UPDATED 9:27 PM PT — Friday, June 26, 2020
Western and Arab countries are pooling their resources to send $1.8 billion in aid to Sudan. The pledge was made Thursday at a conference hosted by Germany.
It comes amid an attempted transition to democracy in the African country, following the ousting of former dictator Omar al-Bashir last year.
The current government is in a precarious position both due to lingering animosity left over from the uprising that following al-Bashir’s overthrow and a steep drop in oil revenues after the secession of South Sudan, which held most of the region’s oil reserves in 2011.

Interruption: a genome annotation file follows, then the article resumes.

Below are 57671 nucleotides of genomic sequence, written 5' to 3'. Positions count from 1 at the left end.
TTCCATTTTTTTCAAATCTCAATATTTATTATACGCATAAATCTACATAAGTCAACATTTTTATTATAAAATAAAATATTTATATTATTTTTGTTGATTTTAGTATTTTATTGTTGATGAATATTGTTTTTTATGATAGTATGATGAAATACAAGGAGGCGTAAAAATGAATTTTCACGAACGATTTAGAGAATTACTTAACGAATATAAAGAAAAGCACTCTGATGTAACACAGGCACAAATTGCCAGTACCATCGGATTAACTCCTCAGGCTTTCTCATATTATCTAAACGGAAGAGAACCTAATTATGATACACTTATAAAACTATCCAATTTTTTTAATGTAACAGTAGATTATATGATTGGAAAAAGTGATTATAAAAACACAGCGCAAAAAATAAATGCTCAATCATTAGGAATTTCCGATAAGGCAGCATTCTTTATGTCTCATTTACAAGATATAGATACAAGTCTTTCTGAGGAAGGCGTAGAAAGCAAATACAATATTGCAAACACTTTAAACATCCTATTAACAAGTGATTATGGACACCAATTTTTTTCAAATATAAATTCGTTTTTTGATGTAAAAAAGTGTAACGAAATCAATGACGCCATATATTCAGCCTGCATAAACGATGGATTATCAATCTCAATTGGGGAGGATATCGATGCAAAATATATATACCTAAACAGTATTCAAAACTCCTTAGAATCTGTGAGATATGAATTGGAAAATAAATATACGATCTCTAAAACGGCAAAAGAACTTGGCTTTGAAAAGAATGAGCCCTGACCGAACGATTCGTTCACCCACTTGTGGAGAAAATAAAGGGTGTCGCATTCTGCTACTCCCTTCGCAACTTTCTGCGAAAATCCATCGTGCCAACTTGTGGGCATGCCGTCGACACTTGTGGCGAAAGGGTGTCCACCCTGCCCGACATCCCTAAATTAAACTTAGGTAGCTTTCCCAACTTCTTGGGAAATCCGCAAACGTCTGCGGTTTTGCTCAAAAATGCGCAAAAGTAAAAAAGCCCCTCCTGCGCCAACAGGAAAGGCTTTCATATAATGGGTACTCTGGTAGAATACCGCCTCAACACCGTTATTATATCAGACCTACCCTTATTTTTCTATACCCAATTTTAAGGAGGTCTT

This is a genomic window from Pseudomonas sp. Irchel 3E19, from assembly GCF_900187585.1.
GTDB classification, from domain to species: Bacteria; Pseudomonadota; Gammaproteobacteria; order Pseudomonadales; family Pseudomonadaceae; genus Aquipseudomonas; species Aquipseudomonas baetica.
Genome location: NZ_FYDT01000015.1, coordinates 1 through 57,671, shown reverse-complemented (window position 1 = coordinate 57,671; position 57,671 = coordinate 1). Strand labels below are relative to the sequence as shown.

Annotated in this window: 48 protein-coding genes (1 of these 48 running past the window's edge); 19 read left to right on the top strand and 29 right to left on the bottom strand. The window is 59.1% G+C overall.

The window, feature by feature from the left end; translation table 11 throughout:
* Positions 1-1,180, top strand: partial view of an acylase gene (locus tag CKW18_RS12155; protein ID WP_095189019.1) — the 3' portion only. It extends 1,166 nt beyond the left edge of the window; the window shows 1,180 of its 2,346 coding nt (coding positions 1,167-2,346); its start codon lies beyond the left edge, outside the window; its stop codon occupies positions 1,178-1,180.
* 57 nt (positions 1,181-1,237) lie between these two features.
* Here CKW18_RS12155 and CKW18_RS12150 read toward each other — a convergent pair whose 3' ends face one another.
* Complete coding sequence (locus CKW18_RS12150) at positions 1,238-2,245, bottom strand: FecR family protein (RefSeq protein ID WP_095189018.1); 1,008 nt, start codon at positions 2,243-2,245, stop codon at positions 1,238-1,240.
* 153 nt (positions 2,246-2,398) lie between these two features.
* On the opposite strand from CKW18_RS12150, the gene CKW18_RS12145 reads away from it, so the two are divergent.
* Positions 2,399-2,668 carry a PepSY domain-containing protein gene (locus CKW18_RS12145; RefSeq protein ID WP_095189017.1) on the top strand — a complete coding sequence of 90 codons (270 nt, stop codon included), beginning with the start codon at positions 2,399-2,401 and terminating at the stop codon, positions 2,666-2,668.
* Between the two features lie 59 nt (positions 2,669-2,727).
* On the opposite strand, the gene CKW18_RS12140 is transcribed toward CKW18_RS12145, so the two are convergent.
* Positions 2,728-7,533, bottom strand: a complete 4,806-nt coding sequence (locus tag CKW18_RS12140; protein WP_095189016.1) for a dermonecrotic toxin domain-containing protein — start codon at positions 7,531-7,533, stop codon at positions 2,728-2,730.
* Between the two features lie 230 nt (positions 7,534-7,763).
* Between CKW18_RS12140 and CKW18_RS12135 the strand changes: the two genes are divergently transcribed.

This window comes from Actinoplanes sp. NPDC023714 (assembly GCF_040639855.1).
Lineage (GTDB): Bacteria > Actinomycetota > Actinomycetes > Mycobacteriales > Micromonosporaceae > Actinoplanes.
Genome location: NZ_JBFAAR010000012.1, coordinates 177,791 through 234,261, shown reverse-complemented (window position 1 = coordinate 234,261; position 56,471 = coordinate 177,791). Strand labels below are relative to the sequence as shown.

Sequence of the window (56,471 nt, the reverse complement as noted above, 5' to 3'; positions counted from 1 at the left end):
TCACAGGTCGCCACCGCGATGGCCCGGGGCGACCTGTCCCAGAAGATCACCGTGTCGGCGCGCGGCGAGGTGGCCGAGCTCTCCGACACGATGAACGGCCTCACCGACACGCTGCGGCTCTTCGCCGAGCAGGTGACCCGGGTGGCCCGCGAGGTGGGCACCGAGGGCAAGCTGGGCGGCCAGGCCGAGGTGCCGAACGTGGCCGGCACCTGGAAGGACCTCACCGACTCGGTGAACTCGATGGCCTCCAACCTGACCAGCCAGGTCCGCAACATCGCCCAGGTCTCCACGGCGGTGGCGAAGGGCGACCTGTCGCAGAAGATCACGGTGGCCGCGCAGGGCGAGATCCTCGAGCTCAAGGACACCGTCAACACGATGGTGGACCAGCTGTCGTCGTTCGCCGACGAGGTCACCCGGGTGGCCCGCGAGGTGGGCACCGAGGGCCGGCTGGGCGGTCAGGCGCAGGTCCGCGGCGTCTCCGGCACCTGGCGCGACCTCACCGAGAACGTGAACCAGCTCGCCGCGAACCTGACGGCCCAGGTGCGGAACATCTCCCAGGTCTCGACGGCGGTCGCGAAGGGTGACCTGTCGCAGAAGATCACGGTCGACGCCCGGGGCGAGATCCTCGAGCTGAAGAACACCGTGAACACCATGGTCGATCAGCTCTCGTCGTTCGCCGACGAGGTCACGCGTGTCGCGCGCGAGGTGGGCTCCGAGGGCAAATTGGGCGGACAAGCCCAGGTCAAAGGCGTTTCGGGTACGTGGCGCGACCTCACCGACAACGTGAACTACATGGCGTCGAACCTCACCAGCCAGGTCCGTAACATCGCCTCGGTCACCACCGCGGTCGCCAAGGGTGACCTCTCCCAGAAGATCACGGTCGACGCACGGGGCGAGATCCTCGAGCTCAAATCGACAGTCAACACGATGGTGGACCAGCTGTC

The largest single donation came from the United States, which pledged $356.2 million.
We, the broader international community, must continue to lend our support..the United States is committed to doing its part,” stated John Barsa, U.S. administrator for the United States Agency for International Development. “Today, I am pleased to announced $356.2 million in assistance with the Sudanese people and the transitional government.”
IDC will be hosting a Zoom webinar with Acting USAID Administrator @JohnBarsa to discuss how @USAID has been successful in getting aid to religious communities in the Middle East on Monday, June 29th at 2:00 pm EST. pic.twitter.com/XcMFG7c910
— IDC (@indefchristians) June 26, 2020
The large aid package was partly prompted by rebukes from UN Secretary General Antonio Guterres who has called for massive aid to the country. He cited the importance for global stability of a democratic regime in Sudan.